US may become largest oil producer in 2013

Production growth from shale deposits in North Dakota and elsewhere is boosting US output ahead of Saudi Arabia's and Russia's, BP says. The US should be basically self-sufficient by 2030.

By Charley Blaine Jan 17, 2013 9:09AM
Oil derricks © Comstock/CorbisWill the United States be the top oil producer in 2013?

Yes, according to British oil giant BP (BP). The company's Energy Outlook for 2030 report projects that the U.S. will move past Saudi Arabia and Russia this year in terms of energy liquids production. That's crude oil and biofuels. And the U.S. is likely to hold on to that position for 10 years until 2023.

The reason for the production gains is the emergence of "tight oil," which is how the industry terms what's coming from shale deposits such as the Bakken shale in North Dakota and Montana as well as in Texas and Louisiana.

Moreover, the report says, the United States will become "nearly self-sufficient in energy" by 2030, while India and China will become increasingly dependent on energy imports.

Global energy demand will grow 1.6% a year -- 36% overall by 2030. The global population will grow by 1.3 billion to roughly 8.3 billion. Most of that demand will be met by increased production from the U.S., Canada and Brazil.

The one downside is that people should probably not expect much change in gasoline pump prices.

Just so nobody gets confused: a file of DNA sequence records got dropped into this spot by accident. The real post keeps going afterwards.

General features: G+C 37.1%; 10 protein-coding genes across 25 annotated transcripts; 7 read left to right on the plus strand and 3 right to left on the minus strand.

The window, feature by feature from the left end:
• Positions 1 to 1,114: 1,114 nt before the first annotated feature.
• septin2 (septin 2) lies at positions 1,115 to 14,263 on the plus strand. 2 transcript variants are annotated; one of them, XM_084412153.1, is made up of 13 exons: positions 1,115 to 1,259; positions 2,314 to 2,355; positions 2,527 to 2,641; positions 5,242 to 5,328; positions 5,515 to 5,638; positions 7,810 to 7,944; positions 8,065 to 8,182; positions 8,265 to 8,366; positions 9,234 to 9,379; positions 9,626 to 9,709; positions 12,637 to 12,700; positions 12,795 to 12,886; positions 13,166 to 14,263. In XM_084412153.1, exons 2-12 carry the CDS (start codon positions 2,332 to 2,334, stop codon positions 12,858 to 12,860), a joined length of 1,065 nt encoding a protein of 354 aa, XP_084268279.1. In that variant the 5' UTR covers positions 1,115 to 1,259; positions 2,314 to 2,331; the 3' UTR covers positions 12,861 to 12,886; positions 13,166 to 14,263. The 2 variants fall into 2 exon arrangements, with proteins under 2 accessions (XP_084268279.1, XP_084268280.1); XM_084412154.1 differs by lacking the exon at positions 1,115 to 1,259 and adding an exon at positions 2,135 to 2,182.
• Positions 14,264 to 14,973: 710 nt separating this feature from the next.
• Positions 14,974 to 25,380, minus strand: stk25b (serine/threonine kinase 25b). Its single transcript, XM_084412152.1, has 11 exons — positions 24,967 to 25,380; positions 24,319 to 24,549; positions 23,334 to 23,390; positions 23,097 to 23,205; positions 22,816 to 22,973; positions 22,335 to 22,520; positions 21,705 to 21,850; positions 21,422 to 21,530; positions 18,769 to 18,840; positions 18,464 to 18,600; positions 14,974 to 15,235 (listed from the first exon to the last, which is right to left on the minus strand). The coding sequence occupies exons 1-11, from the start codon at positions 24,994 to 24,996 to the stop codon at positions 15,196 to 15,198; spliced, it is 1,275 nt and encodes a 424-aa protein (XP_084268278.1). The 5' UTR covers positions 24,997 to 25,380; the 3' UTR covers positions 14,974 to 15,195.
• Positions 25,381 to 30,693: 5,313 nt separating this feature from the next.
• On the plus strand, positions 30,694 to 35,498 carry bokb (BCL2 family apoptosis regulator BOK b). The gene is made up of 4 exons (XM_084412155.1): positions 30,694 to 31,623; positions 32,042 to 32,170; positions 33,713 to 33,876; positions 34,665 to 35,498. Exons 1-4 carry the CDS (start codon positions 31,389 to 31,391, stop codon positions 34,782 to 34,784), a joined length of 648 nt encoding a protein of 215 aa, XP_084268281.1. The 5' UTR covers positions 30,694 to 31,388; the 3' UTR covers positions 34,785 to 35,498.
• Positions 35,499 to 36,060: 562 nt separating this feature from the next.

Crude oil is expected to be the slowest-growing fuel over the next 20 years, but it will be supplemented by biofuels and other liquids.

U.S. oil and gas production has grown rapidly in the past few years because fracking -- the blasting of water and chemicals into rocks deep underground -- has unlocked millions of barrels of crude oil and natural gas. Daily U.S. oil production rose more than 14% in 2012 and is expected to rise an additional 14% in 2013 and 8.2% in 2014.

Thanks to fracking, North Dakota, which produced little oil a decade ago, is now the second-largest-producing state.

The increases in natural gas supplies has pushed prices for the fuel substantially lower.

If the U.S. is going to see sizable energy gains, what about production from the Organization of Petroleum Exporting Countries?

Look for production declines, BP says, because global supplies are so large. In fact, Saudi Arabia, which has the most spare production capacity, cut production back in December. That's been a big reason crude oil in New York rose 9.3% from about $86 a barrel in early December to $95 a barrel as of Thursday.

China has large potential reserves of shale oil and gas, the report said, but it lacks the key factors that have combined to set off the recent energy boom in the western U.S. and Canada: large fleets of drilling rigs, sophisticated financial markets, a favorable fiscal regime and private ownership of reserves.

More on Money Now


85Comments
Jan 17, 2013 11:02AM
avatar
Thank goodness the Greedy Oil Party  will rescue us from President Obama.
Jan 17, 2013 10:59AM
avatar